Working in partnership with Peace Corps volunteers and other rural change agents, VBP trainers and bike mechanics provide intensive maintenance instruction to teachers, health workers, agricultural extension workers and students. Individuals who complete the course gain access to a reconditioned bicycle at a discounted price. Training is coordinated with local bike mechanics to distribute tools and strengthen the development of the local bike industry.

As of August 2023, VBP had distributed over 134,000 bikes across West Africa; trained over 22,000 people in basic maintenance and repair skills; provided Learn to Ride Training to over 4,000 women and girls and distributed over 60,000 bicycle-specific tools to mechanics to ensure that different components can be fixed. An evaluation of VBP’s work found that on average each bicycle is used by six people – meaning that its work has so far benefitted over half a million Africans.

To accomplish its goals, Village Bicycle Project has a series of programs, each empowering local citizens with bicycle access or supporting the development of the regional bike industry. The primary focus of VBP’s programming is the One-Day Workshop (ODW) which provides discounted bikes and teaches basic mechanical skills to ensure a well-functioning bike. The experienced instructors engage participants in demonstrations using appropriate tools and spare parts in ensuring participants acquire the skills in maintaining their bikes in the future. VBP is committed to equipping the new bicycle owners with the skills to identify problems early and conduct simple maintenance on their bicycles. They are also taught how to identify larger issues that require bicycle mechanic interventions.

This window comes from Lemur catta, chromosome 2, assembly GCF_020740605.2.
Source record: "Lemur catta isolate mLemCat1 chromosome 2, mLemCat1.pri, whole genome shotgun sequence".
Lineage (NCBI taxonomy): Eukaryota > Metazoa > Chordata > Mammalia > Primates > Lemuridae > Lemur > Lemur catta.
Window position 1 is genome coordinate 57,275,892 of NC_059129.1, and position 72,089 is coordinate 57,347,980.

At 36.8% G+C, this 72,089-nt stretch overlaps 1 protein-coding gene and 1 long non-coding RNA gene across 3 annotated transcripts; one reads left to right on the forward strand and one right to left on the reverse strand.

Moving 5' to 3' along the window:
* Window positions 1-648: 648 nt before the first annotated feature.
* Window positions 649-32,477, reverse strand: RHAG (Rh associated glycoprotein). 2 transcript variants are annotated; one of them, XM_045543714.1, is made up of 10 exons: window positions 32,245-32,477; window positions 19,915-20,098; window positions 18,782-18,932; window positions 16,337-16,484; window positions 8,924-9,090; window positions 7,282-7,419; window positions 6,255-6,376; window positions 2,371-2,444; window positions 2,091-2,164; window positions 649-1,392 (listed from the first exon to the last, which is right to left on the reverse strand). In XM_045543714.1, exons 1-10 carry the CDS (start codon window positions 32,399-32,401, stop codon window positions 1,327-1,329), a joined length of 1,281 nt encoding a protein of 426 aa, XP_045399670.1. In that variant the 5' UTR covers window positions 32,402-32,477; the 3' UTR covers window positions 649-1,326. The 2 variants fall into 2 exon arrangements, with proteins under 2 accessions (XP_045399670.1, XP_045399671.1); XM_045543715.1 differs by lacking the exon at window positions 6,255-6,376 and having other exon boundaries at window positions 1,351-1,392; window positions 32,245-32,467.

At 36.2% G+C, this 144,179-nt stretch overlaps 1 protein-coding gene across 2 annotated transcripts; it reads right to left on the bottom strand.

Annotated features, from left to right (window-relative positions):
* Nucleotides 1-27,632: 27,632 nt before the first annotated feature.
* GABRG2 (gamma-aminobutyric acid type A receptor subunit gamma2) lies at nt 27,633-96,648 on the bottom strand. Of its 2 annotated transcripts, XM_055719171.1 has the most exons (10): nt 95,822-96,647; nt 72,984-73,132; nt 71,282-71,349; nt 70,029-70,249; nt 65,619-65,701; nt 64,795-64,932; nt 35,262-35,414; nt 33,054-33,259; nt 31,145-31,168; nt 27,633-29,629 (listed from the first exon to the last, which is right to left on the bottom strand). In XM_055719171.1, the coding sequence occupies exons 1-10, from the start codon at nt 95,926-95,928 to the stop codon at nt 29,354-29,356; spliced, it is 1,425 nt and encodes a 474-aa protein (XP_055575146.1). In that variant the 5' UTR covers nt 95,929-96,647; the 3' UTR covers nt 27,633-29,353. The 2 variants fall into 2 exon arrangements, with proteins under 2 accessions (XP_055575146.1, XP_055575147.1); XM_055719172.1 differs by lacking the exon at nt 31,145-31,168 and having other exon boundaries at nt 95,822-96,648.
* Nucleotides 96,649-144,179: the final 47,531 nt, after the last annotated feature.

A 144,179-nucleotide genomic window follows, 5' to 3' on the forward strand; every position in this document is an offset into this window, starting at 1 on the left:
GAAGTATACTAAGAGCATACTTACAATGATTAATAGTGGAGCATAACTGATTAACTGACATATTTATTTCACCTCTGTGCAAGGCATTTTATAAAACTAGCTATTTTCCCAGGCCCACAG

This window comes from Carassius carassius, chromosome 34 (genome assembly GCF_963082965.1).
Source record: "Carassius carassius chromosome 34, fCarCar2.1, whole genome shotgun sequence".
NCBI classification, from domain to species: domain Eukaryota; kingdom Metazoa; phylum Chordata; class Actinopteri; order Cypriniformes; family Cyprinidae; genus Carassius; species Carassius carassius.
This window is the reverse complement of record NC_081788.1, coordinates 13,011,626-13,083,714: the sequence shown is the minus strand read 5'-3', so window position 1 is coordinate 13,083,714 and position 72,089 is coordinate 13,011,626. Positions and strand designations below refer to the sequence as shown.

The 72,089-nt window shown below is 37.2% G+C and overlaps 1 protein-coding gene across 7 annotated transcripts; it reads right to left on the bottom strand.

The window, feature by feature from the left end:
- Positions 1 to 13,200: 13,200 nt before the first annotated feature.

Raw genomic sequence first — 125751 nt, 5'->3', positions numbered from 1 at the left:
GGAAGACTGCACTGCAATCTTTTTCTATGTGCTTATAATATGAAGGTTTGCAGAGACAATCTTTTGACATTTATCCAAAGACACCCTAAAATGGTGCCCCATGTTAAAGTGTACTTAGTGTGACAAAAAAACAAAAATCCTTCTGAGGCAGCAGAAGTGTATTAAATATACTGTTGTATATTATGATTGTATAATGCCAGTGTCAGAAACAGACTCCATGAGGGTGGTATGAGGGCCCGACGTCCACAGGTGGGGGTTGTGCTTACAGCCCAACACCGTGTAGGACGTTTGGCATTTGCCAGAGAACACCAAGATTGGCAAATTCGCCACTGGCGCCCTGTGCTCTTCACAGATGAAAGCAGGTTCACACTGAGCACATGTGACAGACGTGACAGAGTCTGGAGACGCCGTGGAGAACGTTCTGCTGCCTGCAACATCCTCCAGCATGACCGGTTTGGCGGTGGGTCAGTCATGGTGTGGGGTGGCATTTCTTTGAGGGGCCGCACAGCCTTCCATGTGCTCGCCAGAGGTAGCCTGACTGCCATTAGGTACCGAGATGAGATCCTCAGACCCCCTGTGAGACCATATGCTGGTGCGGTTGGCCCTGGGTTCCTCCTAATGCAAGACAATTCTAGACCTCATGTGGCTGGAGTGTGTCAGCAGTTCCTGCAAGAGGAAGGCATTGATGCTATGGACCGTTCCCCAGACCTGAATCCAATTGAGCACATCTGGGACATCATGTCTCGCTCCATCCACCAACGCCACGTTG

Sarah Conteh, using her bike to get to her University classes. Photo courtesy Village Bicycle Project